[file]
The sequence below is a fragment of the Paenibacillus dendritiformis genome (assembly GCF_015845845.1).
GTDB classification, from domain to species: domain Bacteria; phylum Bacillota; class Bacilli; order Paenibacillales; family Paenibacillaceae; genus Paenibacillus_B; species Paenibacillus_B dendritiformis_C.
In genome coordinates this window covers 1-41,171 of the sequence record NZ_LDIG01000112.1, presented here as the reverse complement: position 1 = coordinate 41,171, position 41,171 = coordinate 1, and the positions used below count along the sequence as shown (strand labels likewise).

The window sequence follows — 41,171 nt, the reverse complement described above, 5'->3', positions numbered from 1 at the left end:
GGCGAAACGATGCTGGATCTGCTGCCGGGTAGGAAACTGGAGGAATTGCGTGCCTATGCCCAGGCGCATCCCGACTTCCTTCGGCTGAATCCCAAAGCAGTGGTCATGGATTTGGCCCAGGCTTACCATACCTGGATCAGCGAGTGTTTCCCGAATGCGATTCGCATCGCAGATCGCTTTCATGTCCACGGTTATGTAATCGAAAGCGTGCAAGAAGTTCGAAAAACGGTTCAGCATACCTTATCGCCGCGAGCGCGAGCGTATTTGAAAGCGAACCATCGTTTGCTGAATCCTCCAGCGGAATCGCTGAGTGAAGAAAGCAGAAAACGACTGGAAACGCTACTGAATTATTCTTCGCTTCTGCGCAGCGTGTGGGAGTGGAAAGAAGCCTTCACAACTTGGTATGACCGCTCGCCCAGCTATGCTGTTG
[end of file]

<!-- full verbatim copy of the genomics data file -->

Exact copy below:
The sequence below is a fragment of the Paenibacillus dendritiformis genome (assembly GCF_015845845.1).
GTDB classification, from domain to species: domain Bacteria; phylum Bacillota; class Bacilli; order Paenibacillales; family Paenibacillaceae; genus Paenibacillus_B; species Paenibacillus_B dendritiformis_C.
In genome coordinates this window covers 1-41,171 of the sequence record NZ_LDIG01000112.1, presented here as the reverse complement: position 1 = coordinate 41,171, position 41,171 = coordinate 1, and the positions used below count along the sequence as shown (strand labels likewise).

The window sequence follows — 41,171 nt, the reverse complement described above, 5'->3', positions numbered from 1 at the left end:
GGCGAAACGATGCTGGATCTGCTGCCGGGTAGGAAACTGGAGGAATTGCGTGCCTATGCCCAGGCGCATCCCGACTTCCTTCGGCTGAATCCCAAAGCAGTGGTCATGGATTTGGCCCAGGCTTACCATACCTGGATCAGCGAGTGTTTCCCGAATGCGATTCGCATCGCAGATCGCTTTCATGTCCACGGTTATGTAATCGAAAGCGTGCAAGAAGTTCGAAAAACGGTTCAGCATACCTTATCGCCGCGAGCGCGAGCGTATTTGAAAGCGAACCATCGTTTGCTGAATCCTCCAGCGGAATCGCTGAGTGAAGAAAGCAGAAAACGACTGGAAACGCTACTGAATTATTCTTCGCTTCTGCGCAGCGTGTGGGAGTGGAAAGAAGCCTTCACAACTTGGTATGACCGCTCGCCCAGCTATGCTGTTG